Secukinumab can be used first line or second line after NSAIDs, but TNF-alpha inhibitors would likely be used first, unless unsuitable
3.3 The company noted that the marketing authorisation for secukinumab does not limit its use to a particular line of treatment. The ERG considered it unlikely that secukinumab would be the first-line biologic of choice, given the extensive clinical experience with TNF-alpha inhibitors and the lower price of biosimilar versions now available. It noted that secukinumab was more likely to be used as a second-line treatment after TNF-alpha inhibitors. The clinical experts explained that in line with NICE guidance, when more than 1 treatment is suitable, clinicians generally consider the least expensive treatment (taking into account administration costs and patient access schemes). Currently, the adalimumab biosimilar is usually the first-line biologic used when the disease has not responded to NSAIDs. The second choice is usually etanercept biosimilar when the adalimumab biosimilar is unsuitable or has failed. The committee concluded that secukinumab is licensed as a first-line or second-line treatment option after NSAIDs have not worked well enough. However, clinicians are more likely to choose a TNF-alpha inhibitor as the first biologic treatment unless these are contraindicated or unsuitable.
Secukinumab increases the proportion of people having an ASAS 40 response compared with placebo when used as first-line treatment
3.4 PREVENT is a multicentre double-blind randomised placebo-controlled trial comparing 150 mg secukinumab with a loading dose (an initial higher dose of a drug given at the beginning of a course of treatment; n=185) with placebo (n=186). It included adults with axial spondyloarthritis who fulfilled the Assessment of Spondylarthritis International Society (ASAS) classification criteria for axial spondyloarthritis, with abnormal C-reactive protein or MRI, and no radiographic evidence of changes in the sacroiliac joints. As such, the disease also fulfilled the modified New York criteria for non-radiographic axial spondyloarthritis. The primary outcome measure is the proportion of patients who have not had a TNF-alpha inhibitor before who had an ASAS 40 response (improvement of at least 40% in the ASAS, improvement in at least 2 units in 3 of the 4 main domains of ASAS and no worsening in the remaining domains) at week 16. Secukinumab increased the proportion of people who had an ASAS 40 response compared with placebo (odds ratio 1.72, p<0.0197; 95% confidence intervals are confidential and cannot be reported here). The proportion of patients whose BASDAI score improved by 50% from baseline (BASDAI 50), and the change in Bath Ankylosing Spondylitis Functional Index (BASFI) score from baseline, were collected as secondary endpoints. Secukinumab improved these outcomes compared with placebo. The committee concluded that, compared with placebo, secukinumab increases the proportion of people having an ASAS 40 response, BASDAI 50 response and improved function as assessed by BASFI.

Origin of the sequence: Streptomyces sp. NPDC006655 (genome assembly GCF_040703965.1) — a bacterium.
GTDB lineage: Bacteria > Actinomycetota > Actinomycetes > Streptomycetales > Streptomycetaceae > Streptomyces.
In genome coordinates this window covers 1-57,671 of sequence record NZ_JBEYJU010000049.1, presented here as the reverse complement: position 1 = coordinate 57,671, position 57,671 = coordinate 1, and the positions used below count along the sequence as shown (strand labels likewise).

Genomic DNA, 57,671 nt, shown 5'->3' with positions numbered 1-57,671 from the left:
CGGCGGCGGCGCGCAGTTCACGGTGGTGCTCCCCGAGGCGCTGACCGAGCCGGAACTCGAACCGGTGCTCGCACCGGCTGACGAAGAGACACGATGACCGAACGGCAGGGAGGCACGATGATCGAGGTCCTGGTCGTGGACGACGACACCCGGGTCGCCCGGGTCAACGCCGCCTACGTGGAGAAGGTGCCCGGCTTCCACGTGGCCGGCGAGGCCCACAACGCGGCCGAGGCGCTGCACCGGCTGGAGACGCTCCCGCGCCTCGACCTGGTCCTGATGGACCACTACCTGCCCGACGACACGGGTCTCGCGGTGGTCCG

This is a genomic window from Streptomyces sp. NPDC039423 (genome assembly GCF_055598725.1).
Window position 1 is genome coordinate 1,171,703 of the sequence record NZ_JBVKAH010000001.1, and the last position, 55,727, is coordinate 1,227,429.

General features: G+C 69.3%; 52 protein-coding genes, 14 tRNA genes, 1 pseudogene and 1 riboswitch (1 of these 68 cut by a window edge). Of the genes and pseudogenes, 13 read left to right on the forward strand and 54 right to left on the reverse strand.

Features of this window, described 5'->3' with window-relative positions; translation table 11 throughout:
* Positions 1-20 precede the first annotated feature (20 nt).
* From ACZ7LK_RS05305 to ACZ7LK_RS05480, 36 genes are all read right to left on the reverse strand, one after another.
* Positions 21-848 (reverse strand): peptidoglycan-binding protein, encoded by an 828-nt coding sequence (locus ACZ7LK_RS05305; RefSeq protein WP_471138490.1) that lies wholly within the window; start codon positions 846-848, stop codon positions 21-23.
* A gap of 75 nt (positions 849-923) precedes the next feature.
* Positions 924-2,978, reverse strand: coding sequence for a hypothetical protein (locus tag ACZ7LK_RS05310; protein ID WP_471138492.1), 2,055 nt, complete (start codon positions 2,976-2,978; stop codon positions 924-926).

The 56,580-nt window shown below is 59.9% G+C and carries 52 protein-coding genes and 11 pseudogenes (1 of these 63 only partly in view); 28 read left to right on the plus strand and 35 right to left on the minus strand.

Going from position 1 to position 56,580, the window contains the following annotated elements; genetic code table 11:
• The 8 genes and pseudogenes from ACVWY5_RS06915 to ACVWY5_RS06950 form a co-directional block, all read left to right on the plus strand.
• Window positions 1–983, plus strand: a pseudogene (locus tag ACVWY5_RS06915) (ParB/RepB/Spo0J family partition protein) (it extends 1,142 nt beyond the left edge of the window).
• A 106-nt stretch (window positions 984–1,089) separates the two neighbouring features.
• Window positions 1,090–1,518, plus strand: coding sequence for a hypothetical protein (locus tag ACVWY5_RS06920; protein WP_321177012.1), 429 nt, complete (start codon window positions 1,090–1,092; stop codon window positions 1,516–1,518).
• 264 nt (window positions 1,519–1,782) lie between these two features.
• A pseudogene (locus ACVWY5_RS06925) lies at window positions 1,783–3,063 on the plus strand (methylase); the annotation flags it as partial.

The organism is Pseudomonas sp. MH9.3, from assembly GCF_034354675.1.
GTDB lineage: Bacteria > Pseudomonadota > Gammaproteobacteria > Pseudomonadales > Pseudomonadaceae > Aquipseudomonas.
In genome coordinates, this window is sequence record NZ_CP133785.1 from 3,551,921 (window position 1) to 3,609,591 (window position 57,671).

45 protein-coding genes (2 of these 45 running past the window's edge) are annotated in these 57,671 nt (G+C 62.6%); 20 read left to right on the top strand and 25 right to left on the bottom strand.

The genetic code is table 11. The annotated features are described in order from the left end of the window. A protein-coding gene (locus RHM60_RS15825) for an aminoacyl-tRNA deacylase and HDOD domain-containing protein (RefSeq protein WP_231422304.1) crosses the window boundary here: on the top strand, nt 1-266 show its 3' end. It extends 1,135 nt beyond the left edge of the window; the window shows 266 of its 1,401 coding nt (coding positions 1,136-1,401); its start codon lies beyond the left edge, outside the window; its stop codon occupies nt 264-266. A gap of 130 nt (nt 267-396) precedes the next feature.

There are limited clinical-effectiveness data for secukinumab used after a TNF-alpha inhibitor, but it is likely to be effective
3.5 Less than 10% of the population in PREVENT had previously had treatment with a TNF-alpha inhibitor before being randomised to the trial. The committee noted that, as a result, there is limited evidence about how effective secukinumab is when used after a TNF-alpha inhibitor has failed. The ERG acknowledged that the relative effect estimates of secukinumab compared with placebo were similar for people who had a TNF-alpha inhibitor before and those who had not. However, it noted that PREVENT was not powered to detect differences between these subgroups. The committee concluded that there are limited data from PREVENT to measure the clinical effectiveness of secukinumab when used after a TNF-alpha inhibitor. It further concluded that secukinumab was likely to be clinically effective compared with placebo in this situation.
People in PREVENT may have more functional impairment than people in similar trials, or those who would have secukinumab in the NHS
3.6 The ERG noted that the mean baseline BASFI score (around 6) in the PREVENT trial population is higher than in other clinical trials in this disease area, and possibly higher than would be expected in clinical practice. This suggested a high functional impairment in the trial population. The company considered that, because BASFI scores are a predictor of response, treatment effect estimates for secukinumab from PREVENT can be considered conservative. This is because people with higher baseline BASFI scores (more functional impairment) may be less likely to have a good response to treatment than people with less functional impairment at baseline. The committee concluded that a higher baseline BASFI score in the trial population may affect the comparison with TNF-alpha inhibitors and the generalisability of trial results to NHS clinical practice.
No data were presented for people for whom TNF-alpha inhibitors are unsuitable, where the alternative would be conventional care